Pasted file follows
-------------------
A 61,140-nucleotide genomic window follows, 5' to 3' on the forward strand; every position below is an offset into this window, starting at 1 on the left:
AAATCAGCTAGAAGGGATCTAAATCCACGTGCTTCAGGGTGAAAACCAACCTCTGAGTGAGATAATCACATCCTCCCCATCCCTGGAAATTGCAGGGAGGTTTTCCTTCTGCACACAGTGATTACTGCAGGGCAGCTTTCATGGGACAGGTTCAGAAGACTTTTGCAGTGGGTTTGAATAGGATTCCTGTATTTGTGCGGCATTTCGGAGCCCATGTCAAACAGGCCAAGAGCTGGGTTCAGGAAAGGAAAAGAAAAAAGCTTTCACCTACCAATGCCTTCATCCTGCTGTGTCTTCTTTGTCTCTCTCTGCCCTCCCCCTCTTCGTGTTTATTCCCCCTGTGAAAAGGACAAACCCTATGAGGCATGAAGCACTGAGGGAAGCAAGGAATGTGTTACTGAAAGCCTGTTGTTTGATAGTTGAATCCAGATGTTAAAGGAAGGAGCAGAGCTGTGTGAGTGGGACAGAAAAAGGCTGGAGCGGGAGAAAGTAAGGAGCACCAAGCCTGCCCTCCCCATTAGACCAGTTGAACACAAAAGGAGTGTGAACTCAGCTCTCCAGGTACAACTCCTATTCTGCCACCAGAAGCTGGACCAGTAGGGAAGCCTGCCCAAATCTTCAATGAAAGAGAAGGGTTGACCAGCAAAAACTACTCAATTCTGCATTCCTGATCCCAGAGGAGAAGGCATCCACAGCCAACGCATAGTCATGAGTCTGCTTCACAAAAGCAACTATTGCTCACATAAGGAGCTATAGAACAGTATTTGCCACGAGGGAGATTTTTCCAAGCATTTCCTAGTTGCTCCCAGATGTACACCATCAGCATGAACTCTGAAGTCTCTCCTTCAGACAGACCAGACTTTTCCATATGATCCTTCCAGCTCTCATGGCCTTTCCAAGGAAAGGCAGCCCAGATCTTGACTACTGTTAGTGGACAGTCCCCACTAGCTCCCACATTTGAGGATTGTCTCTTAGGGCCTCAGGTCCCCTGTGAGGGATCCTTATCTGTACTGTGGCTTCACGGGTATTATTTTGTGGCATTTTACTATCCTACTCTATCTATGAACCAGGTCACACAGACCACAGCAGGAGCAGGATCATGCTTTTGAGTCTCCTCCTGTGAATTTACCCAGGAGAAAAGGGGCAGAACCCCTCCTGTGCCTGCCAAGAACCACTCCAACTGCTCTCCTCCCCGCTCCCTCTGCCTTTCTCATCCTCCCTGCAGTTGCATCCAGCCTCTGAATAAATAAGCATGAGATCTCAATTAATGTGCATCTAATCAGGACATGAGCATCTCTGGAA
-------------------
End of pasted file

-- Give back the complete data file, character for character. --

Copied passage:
A 61,140-nucleotide genomic window follows, 5' to 3' on the forward strand; every position below is an offset into this window, starting at 1 on the left:
AAATCAGCTAGAAGGGATCTAAATCCACGTGCTTCAGGGTGAAAACCAACCTCTGAGTGAGATAATCACATCCTCCCCATCCCTGGAAATTGCAGGGAGGTTTTCCTTCTGCACACAGTGATTACTGCAGGGCAGCTTTCATGGGACAGGTTCAGAAGACTTTTGCAGTGGGTTTGAATAGGATTCCTGTATTTGTGCGGCATTTCGGAGCCCATGTCAAACAGGCCAAGAGCTGGGTTCAGGAAAGGAAAAGAAAAAAGCTTTCACCTACCAATGCCTTCATCCTGCTGTGTCTTCTTTGTCTCTCTCTGCCCTCCCCCTCTTCGTGTTTATTCCCCCTGTGAAAAGGACAAACCCTATGAGGCATGAAGCACTGAGGGAAGCAAGGAATGTGTTACTGAAAGCCTGTTGTTTGATAGTTGAATCCAGATGTTAAAGGAAGGAGCAGAGCTGTGTGAGTGGGACAGAAAAAGGCTGGAGCGGGAGAAAGTAAGGAGCACCAAGCCTGCCCTCCCCATTAGACCAGTTGAACACAAAAGGAGTGTGAACTCAGCTCTCCAGGTACAACTCCTATTCTGCCACCAGAAGCTGGACCAGTAGGGAAGCCTGCCCAAATCTTCAATGAAAGAGAAGGGTTGACCAGCAAAAACTACTCAATTCTGCATTCCTGATCCCAGAGGAGAAGGCATCCACAGCCAACGCATAGTCATGAGTCTGCTTCACAAAAGCAACTATTGCTCACATAAGGAGCTATAGAACAGTATTTGCCACGAGGGAGATTTTTCCAAGCATTTCCTAGTTGCTCCCAGATGTACACCATCAGCATGAACTCTGAAGTCTCTCCTTCAGACAGACCAGACTTTTCCATATGATCCTTCCAGCTCTCATGGCCTTTCCAAGGAAAGGCAGCCCAGATCTTGACTACTGTTAGTGGACAGTCCCCACTAGCTCCCACATTTGAGGATTGTCTCTTAGGGCCTCAGGTCCCCTGTGAGGGATCCTTATCTGTACTGTGGCTTCACGGGTATTATTTTGTGGCATTTTACTATCCTACTCTATCTATGAACCAGGTCACACAGACCACAGCAGGAGCAGGATCATGCTTTTGAGTCTCCTCCTGTGAATTTACCCAGGAGAAAAGGGGCAGAACCCCTCCTGTGCCTGCCAAGAACCACTCCAACTGCTCTCCTCCCCGCTCCCTCTGCCTTTCTCATCCTCCCTGCAGTTGCATCCAGCCTCTGAATAAATAAGCATGAGATCTCAATTAATGTGCATCTAATCAGGACATGAGCATCTCTGGAA